3. Thank yourself more. Appreciate yourself on a daily basis. Feel grateful that you figure things out each and every day. We can be so hard on ourselves that it takes some determination to change this trend. Practice a little at a time. Catch yourself more when you start beating yourself up.
  4. Talk to yourself with kindness. When we talk to ourselves with kindness, it affects our lives in so many positive ways. Listen to how you talk to yourself, and go gentle with your words. Become more mindful and aware of how you talk to yourself, and try to think of things about yourself that you’re grateful for instead. There are plenty of things that we take for granted about our bodies and our brains. It can be helpful to write a list of all the things you’re grateful to your body for.
  5. Sit with the feeling of appreciation. When you have a few minutes at night, sit with the feeling. Try to really feel what appreciation feels like in your brain and your body. See how long you can get the feeling to last!

Is there a particular practice that can be used during a time when one is feeling really down, really vulnerable, or really sensitive?

When you’re feeling intense emotions, journaling about any little thing you can appreciate might help get you to a better emotional place. Even if all you are doing is listing things around you, this can help, as long as they are things that make you feel appreciative.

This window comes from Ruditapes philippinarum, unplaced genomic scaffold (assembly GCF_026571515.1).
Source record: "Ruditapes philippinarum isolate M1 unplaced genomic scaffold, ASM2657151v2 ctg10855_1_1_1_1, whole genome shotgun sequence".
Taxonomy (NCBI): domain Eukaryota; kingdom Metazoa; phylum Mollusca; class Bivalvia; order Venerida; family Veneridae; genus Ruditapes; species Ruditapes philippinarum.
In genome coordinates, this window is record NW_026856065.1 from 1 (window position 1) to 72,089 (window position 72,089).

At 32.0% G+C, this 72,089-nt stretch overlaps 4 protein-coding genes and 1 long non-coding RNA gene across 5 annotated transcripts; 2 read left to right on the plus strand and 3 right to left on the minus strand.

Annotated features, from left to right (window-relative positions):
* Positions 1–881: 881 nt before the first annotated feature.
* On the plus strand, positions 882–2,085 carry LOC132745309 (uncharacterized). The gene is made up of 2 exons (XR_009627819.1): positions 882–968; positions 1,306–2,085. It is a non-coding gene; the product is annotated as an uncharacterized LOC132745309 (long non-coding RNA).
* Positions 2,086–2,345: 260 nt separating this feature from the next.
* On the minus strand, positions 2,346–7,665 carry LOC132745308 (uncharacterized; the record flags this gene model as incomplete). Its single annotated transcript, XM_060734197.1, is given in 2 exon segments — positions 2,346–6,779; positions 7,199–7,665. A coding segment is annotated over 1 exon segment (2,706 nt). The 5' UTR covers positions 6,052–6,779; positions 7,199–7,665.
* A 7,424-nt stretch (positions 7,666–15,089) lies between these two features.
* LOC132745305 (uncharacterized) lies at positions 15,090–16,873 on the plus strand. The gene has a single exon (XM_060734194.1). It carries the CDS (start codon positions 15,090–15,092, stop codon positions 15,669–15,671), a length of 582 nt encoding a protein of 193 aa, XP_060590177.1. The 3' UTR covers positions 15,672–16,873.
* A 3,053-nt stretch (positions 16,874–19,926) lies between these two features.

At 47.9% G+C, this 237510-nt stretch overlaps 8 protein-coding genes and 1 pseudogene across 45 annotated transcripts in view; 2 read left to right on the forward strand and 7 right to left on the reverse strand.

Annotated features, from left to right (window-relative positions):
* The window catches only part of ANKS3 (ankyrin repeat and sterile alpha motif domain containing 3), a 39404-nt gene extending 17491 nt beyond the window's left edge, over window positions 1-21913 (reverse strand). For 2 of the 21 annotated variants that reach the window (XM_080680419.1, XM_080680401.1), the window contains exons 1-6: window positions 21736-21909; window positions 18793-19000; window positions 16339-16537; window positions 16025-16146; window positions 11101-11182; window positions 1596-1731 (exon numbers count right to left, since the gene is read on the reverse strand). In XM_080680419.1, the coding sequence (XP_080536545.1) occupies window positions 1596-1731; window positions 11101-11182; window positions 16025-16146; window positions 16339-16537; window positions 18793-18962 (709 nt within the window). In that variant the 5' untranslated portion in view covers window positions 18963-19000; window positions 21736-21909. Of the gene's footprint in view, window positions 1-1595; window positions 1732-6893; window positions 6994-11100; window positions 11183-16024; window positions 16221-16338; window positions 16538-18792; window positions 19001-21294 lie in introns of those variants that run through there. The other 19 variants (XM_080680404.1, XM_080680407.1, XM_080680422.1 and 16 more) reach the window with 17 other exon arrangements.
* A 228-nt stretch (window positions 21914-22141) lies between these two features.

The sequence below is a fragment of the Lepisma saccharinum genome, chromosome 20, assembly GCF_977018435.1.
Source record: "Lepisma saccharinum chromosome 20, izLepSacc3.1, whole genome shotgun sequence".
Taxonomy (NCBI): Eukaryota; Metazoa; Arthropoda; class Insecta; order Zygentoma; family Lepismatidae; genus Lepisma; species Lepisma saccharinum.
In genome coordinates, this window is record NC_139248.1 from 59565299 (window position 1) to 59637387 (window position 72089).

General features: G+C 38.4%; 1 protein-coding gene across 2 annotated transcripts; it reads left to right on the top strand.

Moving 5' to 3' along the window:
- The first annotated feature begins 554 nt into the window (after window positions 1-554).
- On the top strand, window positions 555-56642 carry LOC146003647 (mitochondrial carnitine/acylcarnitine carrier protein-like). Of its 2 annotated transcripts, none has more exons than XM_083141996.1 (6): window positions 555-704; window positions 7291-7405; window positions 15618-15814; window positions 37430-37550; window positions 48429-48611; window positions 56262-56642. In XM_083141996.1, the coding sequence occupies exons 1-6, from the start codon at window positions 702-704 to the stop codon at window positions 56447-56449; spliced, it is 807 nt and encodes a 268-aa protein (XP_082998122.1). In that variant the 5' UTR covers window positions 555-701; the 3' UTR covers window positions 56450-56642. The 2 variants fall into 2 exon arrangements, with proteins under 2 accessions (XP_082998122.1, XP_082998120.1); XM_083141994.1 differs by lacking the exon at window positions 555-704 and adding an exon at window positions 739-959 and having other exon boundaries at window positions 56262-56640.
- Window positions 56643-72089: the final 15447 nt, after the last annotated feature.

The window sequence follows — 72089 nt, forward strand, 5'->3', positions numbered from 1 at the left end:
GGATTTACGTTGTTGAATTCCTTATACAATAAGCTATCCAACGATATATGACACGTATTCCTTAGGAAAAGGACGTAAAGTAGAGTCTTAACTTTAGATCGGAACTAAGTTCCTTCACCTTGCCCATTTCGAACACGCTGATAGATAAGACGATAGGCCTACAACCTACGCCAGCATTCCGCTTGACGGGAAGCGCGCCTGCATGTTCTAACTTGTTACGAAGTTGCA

Do you have any favorite books, podcasts, or resources that you would recommend to our readers to help them to live with gratitude?

I would recommend Thich Nhat Hanh’s books, Wayne Dyer’s books, Marisa Peer’s books, and Headspace’s Guide to Meditation to feel more appreciative about life, and also, reading Marie Kondo’s books will make you appreciate the stuff around you more. Appreciating the stuff that you already own is a simple way to start feeling more grateful.

You are a person of great influence. If you could start a movement that would bring the most amount of good to the most amount of people, what would that be? You never know what your idea can trigger. 🙂

One of my favorite quotes is by Kahlil Gibran: “Kindness is like snow. It beautifies everything it covers.”

It’s the idea that practicing kindness to yourself and to others can help beautify everything around you.

What is the best way our readers can further follow your work online?

For more wellness tools, check out my latest book: “The Ultimate Anxiety Toolkit: 25 Tools to Worry Less, Relax More and Boost Your Self-Esteem”, www.theultimateanxietytoolkit.com or visit my website: www.risawilliams.com. You can also read more at IG @risawilliamstherapy.

Thank you for the time you spent sharing these fantastic insights. We wish you only continued success in your great work!

I am very grateful to be included in this article and I’m grateful to all the readers out there who happen to read my writing. Thank you.